Rail chiefs have suggested rugby should not be played at Murrayfield during the summer after admitting failing to cope with the number of travellers in Edinburgh.
ScotRail boss Alex Hynes gave evidence to the Rural Economy and Connectivity Committee at the Scottish Parliament, where he was quizzed on the performance of the Abelio franchise which operates the country’s trains.
Severe congestion was suffered on summer weekends at the capital’s train stations as the International Festival and Fringe and top class rugby and football brought thousands of extra people to the capital.
On August 24, passengers became so distressed emergency cords on trains were pulled in three separate incidents.
The date was the last of the Edinburgh Festival clash, running alongside a Scotland rugby international against France.
Travellers packed on to platforms at Haymarket and Waverley and Scottish Liberal Democrat leader Willie Rennie said it was a “miracle” no-one had been killed.
Speaking before MSPs, Mr Hynes said a full investigation is under way, the findings of which will be published when complete.
He said: “We took many people into Edinburgh and clearly the numbers of people who wanted to travel back at the same time created some pressure on the system.
“We had three circumstances where passengers actually pulled the passenger alarm, which meant trains were brought to a stand, and clearly in an event which caused that much customer pain, we’ve done what we call an Incident Learning Review.
“Once we’ve finalised that review, I will be publishing the learnings of that.
“The learnings won’t just affect the railway, the learnings will also affect major event management in the city of Edinburgh because these events are getting bigger and bigger.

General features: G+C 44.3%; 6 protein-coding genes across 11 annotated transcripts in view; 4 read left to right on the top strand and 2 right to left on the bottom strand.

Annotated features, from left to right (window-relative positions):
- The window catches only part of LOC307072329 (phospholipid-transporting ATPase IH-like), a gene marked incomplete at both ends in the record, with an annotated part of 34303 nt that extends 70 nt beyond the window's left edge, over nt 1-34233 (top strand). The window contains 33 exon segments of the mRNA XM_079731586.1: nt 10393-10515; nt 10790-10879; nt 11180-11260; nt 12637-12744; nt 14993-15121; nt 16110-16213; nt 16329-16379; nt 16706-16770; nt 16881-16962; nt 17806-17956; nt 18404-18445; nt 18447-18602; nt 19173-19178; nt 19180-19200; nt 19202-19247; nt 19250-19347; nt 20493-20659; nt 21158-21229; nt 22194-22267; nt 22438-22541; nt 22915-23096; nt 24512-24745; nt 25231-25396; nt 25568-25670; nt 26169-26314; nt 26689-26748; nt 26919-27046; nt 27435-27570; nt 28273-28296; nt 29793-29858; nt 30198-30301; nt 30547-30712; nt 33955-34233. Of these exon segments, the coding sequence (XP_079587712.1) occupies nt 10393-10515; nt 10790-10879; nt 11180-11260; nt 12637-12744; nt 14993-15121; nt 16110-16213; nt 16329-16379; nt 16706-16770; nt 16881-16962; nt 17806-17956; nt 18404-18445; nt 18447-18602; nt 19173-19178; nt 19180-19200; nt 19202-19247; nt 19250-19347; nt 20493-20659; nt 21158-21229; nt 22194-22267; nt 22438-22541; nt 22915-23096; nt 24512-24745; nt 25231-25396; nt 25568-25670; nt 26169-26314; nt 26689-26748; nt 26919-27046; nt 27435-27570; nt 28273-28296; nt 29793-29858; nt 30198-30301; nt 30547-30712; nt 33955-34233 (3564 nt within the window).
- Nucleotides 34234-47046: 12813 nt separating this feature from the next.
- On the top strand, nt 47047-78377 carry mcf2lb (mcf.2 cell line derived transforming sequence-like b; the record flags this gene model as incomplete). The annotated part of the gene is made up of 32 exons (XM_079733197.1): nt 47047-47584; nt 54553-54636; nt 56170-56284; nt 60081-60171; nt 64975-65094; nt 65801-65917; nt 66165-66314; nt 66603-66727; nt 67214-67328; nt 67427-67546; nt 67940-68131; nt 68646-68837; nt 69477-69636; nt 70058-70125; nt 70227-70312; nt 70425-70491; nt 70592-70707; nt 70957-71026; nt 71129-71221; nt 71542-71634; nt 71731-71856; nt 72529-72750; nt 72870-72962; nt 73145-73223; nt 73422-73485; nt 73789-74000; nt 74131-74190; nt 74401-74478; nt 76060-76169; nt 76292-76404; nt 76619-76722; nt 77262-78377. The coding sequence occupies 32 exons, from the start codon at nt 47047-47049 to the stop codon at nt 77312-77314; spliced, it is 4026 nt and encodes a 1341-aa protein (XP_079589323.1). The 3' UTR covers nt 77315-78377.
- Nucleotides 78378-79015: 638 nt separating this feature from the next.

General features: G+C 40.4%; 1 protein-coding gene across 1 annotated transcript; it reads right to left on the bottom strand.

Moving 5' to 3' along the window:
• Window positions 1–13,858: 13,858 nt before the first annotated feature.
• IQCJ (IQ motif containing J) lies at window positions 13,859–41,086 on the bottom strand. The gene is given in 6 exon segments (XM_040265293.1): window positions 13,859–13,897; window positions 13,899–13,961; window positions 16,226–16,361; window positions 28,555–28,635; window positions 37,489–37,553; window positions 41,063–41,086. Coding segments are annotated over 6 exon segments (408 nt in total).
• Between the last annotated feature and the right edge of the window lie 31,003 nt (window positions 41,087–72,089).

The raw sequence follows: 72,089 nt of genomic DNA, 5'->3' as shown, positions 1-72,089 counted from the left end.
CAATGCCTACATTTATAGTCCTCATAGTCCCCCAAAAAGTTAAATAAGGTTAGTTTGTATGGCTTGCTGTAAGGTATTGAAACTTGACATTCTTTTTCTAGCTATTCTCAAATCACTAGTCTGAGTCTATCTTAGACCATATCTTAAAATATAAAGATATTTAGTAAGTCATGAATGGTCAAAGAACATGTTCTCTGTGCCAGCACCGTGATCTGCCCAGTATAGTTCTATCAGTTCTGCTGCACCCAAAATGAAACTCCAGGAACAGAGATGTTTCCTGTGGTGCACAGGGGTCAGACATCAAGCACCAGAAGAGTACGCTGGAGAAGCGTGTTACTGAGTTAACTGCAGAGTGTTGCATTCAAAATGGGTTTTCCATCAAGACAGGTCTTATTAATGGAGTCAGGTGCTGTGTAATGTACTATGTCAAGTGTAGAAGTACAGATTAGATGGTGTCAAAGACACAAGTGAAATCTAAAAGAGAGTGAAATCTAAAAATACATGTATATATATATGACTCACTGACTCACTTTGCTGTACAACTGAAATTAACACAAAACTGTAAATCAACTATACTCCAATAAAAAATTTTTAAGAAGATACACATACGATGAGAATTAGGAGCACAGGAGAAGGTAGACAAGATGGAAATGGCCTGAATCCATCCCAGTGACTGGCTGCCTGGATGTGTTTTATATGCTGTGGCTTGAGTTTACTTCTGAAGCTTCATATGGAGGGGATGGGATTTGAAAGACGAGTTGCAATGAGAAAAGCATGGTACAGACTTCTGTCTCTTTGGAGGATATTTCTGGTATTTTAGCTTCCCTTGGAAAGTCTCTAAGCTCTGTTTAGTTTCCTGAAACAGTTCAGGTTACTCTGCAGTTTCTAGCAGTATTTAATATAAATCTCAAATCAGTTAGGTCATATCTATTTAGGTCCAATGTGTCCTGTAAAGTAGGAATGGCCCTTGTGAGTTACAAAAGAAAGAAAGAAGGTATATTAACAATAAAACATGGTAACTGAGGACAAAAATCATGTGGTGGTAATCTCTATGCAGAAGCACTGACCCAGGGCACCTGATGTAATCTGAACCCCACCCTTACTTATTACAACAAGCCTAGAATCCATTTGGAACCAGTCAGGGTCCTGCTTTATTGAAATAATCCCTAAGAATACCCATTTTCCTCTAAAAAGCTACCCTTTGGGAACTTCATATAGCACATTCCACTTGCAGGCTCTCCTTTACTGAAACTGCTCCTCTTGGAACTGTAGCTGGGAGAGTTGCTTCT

“I’m not sure it is wise for us to host rugby at Murrayfield at the same time as the busiest Edinburgh Festival weekend, and that’s a conversation I’ve already started to have with Scottish Rugby.
“So it’s clear to me we’re going to have to manage this risk in a different way.
“I’m disappointed that happened on the Saturday night because the rest of the festival plan worked perfectly.”
A spokesperson for Scottish Rugby said: “Scottish Rugby hosts summer test matches every four years as part of preparations for the Rugby World Cup and as such the dates and times are known well in advance to all partners creating ample time to flag and discuss any concerns, which for this year’s games none were received.
“Scottish Rugby announced details of this summer’s test matches in November 2018 and the kick-off times in May 2019.
“ScotRail were among the transport and public safety partners we work with for every match to ensure our supporters have a safe, enjoyable day and can attend BT Murrayfield using a variety of transport options.
“The match versus France on August 24 kicked off at 1.10pm and the stadium was empty by 4pm.”
Mr Hynes went on to reveal the delay in the roll-out of new intercity seven high speed trains, which would operate on the east-coast line between Edinburgh and Aberdeen, had been due to the English company responsible for refitting the old rolling stock.
He noted significant investment is needed for train lines between Waverley and the Forth Bridge to improve services.
Angel Trains, the company responsible for upgrading the trains for use on lines across Courier Country, had “severely let down” ScotRail and commuters, according to Mr Hyne.
A spokesperson for Angel said: “Due to unforeseen issues in the supply chain, the delivery of the HST programme to ScotRail has suffered delays.
“We sincerely apologise to ScotRail and its customers for the impact this will have on planned passenger services.
“The first fully refurbished HST was delivered to ScotRail on August 17 2018 and we are working together with Abellio and Wabtec to ensure that the impact of the delay to the programme is minimised.
“Intercity services will be an important milestone in greatly improving and modernising passenger experiences in Scotland.
“Angel Trains is committed to investing in Scotland’s rail network and continues to deliver significant train upgrades needed to facilitate passenger growth across the region.”